Underwater sound waves key to early tsunami warning system
Acoustic gravity waves could be the key to developing an early detection system for tsunamis, scientists at Cardiff University have found.
CARDIFF, UNITED KINGDOM — Mathematicians may have devised a way to calculate the size and force of a tsunami well in advance, using underwater sound waves.
A tsunami is a series of waves caused by the displacement of a large volume of water. Waves can surge as high as 100 feet and devastate coastal areas, reports Scientific American.
Tsunamis are mainly caused by underwater earthquakes and are currently detected using pressure sensors and buoys. However, the system relies on a tsunami physically reaching a buoy to trigger an alarm.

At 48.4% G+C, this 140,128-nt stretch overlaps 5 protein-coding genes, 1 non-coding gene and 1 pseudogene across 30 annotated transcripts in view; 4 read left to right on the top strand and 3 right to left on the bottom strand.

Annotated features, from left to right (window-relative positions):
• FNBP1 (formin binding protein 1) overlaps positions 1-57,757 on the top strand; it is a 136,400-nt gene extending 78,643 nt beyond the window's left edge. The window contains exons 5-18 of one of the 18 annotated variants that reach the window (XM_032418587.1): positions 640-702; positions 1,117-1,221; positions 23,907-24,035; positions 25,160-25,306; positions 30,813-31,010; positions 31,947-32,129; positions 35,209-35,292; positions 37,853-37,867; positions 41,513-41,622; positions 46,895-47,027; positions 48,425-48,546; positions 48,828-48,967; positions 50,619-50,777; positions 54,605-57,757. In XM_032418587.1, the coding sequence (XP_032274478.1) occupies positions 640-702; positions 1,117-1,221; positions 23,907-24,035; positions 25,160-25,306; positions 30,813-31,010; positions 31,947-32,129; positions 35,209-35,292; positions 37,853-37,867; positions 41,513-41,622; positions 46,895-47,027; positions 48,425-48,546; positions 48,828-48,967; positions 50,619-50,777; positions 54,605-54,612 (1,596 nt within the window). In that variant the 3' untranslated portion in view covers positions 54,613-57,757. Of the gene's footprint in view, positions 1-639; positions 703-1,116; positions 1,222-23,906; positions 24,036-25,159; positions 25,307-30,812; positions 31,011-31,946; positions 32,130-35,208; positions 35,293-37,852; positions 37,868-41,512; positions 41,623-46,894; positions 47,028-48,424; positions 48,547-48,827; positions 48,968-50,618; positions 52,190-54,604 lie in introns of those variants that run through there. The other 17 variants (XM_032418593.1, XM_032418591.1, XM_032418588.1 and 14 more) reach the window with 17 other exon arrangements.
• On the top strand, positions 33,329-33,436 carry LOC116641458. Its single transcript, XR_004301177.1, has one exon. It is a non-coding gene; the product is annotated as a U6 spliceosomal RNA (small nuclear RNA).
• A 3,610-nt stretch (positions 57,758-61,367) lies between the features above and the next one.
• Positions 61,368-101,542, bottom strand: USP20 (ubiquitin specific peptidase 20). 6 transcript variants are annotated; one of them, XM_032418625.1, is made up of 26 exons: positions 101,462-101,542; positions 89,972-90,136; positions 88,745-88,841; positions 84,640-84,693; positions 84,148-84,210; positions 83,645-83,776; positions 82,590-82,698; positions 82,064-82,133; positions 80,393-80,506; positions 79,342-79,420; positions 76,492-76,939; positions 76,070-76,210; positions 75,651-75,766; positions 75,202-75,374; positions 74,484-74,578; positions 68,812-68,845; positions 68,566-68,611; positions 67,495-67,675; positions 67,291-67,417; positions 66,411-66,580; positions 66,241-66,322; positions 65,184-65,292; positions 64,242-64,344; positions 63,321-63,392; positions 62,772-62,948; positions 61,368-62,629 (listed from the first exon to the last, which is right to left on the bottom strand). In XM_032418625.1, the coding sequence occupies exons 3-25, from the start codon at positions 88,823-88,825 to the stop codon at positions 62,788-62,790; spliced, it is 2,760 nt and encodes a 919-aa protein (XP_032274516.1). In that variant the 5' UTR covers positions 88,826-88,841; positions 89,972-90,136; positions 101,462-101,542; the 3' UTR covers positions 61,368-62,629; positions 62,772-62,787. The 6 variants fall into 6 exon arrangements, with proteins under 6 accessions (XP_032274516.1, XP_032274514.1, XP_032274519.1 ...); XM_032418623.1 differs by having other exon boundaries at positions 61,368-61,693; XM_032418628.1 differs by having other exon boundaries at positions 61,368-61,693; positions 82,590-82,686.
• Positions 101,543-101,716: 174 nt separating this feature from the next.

Scientists at Cardiff University in Wales have found that an early warning system can be developed by using a hydrophone to record acoustic gravity waves radiating from an earthquake.
The waves carry information about the earthquake and can be used to determine the characteristics of a forthcoming tsunami, allowing for early detection.
In the future, the team aims to be able to activate a tsunami alarm in near real-time, within seconds of recording the signals.
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